Murray N. Rothbard writes, “Bernard Semmel, in his brilliant history of the social-imperialist movement in England at the turn of the twentieth century, shows how the [socialist] Fabian Society welcomed the rise of the Imperialists in England. When, in the mid-1890’s, the Liberal Party in England split into the Radicals on the left and the Liberal-Imperialists on the right, Beatrice Webb, co-leader of the Fabians, denounced the Radicals as "laisser faire and anti-imperialist" while hailing the latter as "collectivists and imperialists." An official Fabian manifesto, Fabianism and the Empire (1900), drawn up by George Bernard Shaw (who was later, with perfect consistency, to praise the domestic policies of Stalin and Mussolini and Sir Oswald Mosley), lauded Imperialism and attacked the Radicals, who “still cling to the fixed frontier ideals of individualist republicanism (and) non-interference.” In contrast, “a Great Power ... must govern (a world empire) in the interests of civilization as a whole.”

“Information and Efficiency: Another Viewpoint,” by Harold Demsetz. The Journal of Law and Economics (vol. 12, no. 1) April 1969, pp. 1-21.

D. W. MacKenzie writes, “economists Kenneth Arrow and Harold Demsetz had an exchange ... that deserves some attention. Arrow contended that free-enterprise economies underinvest in research and invention because of risk. Arrow also asserted that an ‘ideal socialist economy’ would supply such information free of charge, thus separating the use of and the reward for producing such information. Demsetz penned a devastating critique of Arrow’s arguments on information, and of the ‘market failure’ literature in general. . . . To point to market imperfections as proof of the need for government intervention, he said, is to indulge in the ‘Nirvana Fallacy,’ whereby we compare allegedly imperfect real markets to imaginary governmental institutions that lack even the smallest imperfection.”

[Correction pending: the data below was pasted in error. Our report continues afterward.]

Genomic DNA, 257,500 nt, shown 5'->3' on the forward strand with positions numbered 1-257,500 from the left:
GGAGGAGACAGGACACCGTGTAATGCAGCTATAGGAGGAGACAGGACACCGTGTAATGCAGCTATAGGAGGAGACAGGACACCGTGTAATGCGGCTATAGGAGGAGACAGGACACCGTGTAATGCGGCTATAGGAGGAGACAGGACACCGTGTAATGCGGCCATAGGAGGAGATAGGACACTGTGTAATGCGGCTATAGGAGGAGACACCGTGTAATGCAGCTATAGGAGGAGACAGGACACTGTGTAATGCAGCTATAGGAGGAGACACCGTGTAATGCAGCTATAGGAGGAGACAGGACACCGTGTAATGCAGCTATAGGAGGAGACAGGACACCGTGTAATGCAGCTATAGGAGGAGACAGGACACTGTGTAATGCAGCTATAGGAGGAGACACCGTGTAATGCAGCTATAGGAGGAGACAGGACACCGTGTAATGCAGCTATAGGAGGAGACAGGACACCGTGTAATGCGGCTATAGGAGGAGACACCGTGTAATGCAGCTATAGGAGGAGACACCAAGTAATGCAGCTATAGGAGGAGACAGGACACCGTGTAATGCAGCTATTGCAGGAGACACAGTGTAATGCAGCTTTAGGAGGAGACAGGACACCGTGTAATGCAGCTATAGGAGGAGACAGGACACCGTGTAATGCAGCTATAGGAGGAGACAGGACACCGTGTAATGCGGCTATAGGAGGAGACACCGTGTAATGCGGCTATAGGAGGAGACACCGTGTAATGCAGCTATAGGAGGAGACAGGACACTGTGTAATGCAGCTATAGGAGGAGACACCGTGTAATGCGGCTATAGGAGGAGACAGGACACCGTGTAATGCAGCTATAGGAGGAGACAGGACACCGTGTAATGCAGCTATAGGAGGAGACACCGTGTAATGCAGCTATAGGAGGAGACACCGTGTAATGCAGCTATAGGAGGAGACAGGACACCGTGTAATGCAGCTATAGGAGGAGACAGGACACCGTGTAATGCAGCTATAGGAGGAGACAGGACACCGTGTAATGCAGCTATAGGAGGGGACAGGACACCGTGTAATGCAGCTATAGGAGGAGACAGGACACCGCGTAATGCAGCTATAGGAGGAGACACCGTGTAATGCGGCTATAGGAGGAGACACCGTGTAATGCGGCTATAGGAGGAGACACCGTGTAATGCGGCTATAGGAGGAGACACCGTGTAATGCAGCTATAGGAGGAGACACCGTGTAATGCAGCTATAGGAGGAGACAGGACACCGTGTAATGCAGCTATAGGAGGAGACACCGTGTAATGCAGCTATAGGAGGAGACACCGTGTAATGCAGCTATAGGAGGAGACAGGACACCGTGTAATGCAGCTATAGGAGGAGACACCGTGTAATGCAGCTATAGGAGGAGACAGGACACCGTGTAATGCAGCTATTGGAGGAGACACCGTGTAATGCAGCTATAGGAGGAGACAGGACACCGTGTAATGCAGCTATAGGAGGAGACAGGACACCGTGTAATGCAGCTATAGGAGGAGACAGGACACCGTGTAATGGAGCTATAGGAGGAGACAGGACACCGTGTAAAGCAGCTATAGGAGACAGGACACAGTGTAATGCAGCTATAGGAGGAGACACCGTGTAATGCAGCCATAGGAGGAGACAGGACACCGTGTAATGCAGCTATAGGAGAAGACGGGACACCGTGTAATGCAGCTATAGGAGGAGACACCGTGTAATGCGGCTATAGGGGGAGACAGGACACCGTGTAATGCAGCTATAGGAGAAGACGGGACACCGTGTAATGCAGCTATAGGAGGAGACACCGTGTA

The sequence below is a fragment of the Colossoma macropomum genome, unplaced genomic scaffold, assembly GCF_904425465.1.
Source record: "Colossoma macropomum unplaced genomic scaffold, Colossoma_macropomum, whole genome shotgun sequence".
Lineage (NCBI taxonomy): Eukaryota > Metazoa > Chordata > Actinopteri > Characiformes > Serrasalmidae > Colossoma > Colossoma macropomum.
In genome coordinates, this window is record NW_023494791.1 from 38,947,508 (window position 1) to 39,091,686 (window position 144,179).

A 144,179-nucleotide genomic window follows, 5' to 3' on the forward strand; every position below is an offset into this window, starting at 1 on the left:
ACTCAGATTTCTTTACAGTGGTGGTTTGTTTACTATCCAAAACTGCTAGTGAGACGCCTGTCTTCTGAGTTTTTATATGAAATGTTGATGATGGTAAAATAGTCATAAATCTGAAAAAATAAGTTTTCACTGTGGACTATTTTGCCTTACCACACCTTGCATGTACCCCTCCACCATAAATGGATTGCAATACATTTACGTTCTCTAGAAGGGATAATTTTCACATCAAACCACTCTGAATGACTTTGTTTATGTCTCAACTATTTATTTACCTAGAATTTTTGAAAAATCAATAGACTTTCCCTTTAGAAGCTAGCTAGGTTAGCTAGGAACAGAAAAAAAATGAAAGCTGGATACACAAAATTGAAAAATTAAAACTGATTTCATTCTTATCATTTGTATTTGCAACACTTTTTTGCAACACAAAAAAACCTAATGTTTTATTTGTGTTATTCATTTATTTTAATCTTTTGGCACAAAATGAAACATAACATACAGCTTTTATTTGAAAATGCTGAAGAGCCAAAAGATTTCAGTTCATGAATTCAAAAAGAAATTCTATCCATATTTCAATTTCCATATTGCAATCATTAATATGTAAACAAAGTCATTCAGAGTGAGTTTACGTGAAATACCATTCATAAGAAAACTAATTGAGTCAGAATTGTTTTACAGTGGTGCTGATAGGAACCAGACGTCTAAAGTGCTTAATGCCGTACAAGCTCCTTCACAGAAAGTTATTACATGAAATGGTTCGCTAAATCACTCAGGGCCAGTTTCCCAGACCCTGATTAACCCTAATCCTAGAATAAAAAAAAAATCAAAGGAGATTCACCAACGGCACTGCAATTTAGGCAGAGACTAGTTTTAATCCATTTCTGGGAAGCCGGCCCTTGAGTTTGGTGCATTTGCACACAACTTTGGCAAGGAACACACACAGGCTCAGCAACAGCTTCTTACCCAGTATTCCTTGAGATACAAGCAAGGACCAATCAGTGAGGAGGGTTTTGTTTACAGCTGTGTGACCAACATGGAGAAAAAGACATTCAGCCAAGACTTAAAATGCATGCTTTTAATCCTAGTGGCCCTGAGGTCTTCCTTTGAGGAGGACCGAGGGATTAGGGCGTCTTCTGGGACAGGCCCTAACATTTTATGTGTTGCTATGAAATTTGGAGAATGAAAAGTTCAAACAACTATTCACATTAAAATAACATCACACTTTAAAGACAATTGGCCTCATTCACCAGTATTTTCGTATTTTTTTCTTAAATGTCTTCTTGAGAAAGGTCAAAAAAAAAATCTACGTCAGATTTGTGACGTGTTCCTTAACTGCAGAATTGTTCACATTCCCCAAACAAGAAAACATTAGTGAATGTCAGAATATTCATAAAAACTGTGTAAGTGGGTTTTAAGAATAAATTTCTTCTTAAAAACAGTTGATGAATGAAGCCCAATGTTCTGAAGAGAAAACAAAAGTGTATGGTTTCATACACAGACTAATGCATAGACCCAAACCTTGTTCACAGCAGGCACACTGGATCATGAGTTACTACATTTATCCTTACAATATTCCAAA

Karl Marx and the Close of His System, by Eugen von Böhm-Bawerk, trans by Alice M. Macdonald. T. Fisher Unwin, 1898. Download PDF.

Intellectual historian David Hart writes, “The Austrian economist Eugen von Böhm-Bawerk (1851-1914) wrote a devastating critique of Marx’s economic theory shortly after the publication of the posthumous third volume of Das Kapital in 1894. [Böhm-Bawerk] begins by carefully and methodically showing how Marx contradicts himself over the course of the three volumes. He also shows how Marx’s views about the theory of value (based upon the amount of labor expended to produce something) were flawed, ... how he ignored crucial aspects of the economic process which influence the price of goods (such as competition between producers, changes in the supply and demand of raw materials and labor), how he neglected both empirical studies which showed how the market system actually worked as well as the recently developed Austrian approach, ... and how the same amount of labor time had to be rewarded differently depending upon where along the structure of production it took place.” Economist Murray N. Rothbard said, “Böhm-Bawerk patiently, point by point, shows that Marx implicitly gave up the labor theory of value [in volume three of Das Kapital]. Obviously, [Marx] had to admit that profits tend to be equalized on the market, and therefore the labor theory of value is shot.”